Lectionary: Year A: May 1 through July 31, 2014
by Remington Slone
Whether or not a pastor follows the Lectionary, this perceptive commentary should prove valuable for preachers, seminary students, and lay readers seeking to expand their understanding of many Biblical passages from both Testaments.
From the Editor-In-Chief
by Jin Hee Han
The self-portrayal of God in Exodus 15:26 is dear to my heart. In it, God says, “I am the LORD who heals you” (NRSV; emphasis added). The Semitic cognates of the verb used here suggest that the Hebrew may have included an underlying meaning of “stitching.” When we are broken and torn, the Lord stitches us and restores us to health. The Lord is our healer.
Deadly Connections: Idolatry, Addiction, Economics, and Politics
by Alice Ogden Bellis
While neither Hosea 12:7-9 nor Romans 1:24-25 refers directly to addiction, the problems associated with it can be teased out of Hosea’s historical context. Other parts of Hosea deal with idolatry, as do the focal verses in Romans. The powerful connections among idolatry, addiction, economics, and politics constitute a serious malady today, that could also be observed in biblical times.
Discipleship as the Subversive Way of Jesus
by Sang Meyng Lee
The Gospel of Mark concentrates on how Jesus fulfilled the role of the suffering servant on his journey to the cross. It is a crucial irony that Jesus is not only the suffering servant, but he is also the Son of God. The true disciple understands this irony in relation to Jesus’ identity.
Is There Discipline in Our Discipleship?
by Joseph Crockett
Important for transforming non-adherents into students, followers, and apprentices of a leader, discipline is a necessary, though not the only important, task in the life of a disciple. Jesus and others make clear the crucial connections between discipline and discipleship.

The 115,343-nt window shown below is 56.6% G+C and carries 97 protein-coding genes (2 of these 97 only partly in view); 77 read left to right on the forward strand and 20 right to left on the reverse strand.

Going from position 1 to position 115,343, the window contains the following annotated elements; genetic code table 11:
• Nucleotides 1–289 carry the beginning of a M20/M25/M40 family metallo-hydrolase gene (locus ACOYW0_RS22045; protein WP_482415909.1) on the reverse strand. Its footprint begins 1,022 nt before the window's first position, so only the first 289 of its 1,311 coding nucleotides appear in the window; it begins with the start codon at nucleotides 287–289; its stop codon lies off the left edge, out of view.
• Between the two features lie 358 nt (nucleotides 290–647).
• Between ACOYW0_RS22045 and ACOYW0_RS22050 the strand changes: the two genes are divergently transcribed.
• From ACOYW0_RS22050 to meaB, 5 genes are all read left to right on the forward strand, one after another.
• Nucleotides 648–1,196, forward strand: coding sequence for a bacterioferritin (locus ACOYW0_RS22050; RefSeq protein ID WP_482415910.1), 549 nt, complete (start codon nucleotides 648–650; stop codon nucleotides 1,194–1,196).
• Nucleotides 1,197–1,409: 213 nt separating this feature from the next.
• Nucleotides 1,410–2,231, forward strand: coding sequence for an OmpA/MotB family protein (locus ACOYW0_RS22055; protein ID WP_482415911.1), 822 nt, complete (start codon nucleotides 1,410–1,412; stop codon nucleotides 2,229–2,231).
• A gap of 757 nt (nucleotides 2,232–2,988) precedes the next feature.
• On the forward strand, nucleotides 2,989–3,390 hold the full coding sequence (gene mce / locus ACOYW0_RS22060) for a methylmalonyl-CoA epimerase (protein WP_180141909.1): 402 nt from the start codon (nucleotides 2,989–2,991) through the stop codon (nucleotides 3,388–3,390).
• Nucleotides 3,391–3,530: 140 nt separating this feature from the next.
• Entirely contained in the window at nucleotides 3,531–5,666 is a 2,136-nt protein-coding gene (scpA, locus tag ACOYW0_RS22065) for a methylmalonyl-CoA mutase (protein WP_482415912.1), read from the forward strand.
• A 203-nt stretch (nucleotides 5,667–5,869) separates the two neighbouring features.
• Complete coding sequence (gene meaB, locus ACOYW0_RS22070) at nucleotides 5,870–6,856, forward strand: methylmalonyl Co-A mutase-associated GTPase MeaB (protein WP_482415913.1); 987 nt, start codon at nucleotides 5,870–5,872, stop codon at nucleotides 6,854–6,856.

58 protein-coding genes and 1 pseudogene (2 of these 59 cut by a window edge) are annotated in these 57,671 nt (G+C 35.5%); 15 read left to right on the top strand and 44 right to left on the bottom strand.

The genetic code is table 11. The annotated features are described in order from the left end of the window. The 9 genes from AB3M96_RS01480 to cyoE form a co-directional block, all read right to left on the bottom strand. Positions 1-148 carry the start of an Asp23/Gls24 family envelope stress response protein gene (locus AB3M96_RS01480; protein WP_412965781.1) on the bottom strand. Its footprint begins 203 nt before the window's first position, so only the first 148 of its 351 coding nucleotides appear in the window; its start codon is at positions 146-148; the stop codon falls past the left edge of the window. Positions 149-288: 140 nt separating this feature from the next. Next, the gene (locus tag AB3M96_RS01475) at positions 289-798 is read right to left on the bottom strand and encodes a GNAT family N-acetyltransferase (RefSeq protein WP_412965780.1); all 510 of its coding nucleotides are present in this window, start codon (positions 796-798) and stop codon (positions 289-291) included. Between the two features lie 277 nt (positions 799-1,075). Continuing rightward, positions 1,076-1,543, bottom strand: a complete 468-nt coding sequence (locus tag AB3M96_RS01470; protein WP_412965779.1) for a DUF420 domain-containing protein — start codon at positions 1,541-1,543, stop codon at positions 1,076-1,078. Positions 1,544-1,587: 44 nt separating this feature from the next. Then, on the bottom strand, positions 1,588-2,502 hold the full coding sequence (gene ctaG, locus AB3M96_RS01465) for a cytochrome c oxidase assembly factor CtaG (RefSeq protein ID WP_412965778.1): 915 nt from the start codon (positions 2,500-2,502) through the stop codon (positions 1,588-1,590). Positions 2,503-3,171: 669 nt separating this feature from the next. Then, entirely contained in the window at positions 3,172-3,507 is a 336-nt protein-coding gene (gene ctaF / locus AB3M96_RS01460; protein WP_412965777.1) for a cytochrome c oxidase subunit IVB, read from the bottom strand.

“Follow Me”…“He Is Going before You to Galilee”
by Jae Won Lee
Human beings are born out of relationships, live in relationship to others, and are remembered through those relationships. Christian discipleship urges us to return to the foundational relationship between Jesus and his disciples, to reflect upon it in our social locations, and embody it in our daily life.
Imitation Is the Most Sincere Form of…Discipleship
by Christopher S. Peet
The author’s “hermeneutic of suspicion” is aroused when reading a text that seems to demand unquestioning obedience. However, while Dietrich Bonhoeffer makes it clear that in his opinion unquestioning obedience is at the heart of true discipleship, the author offers other suggestions.
Call and Discipleship
by Jennifer M. van Zandt
There are growing numbers of “Spiritual but Not Religious” people leaving the institutional church for their own rituals and ways of relating to God. Too many people in formal churches are assisting in this slow death by focusing on Attendance, Budget, and Children instead of making Disciples.
Keeping the Faith: Suggestions for Parents and Church Leaders
by Martha Flavell
When students leave home for college or a job, it has been shown that many fall away from their faith. What can parents and church leaders do to help them realize that sticking to their faith is important? The author offers a thoughtful program for all concerned.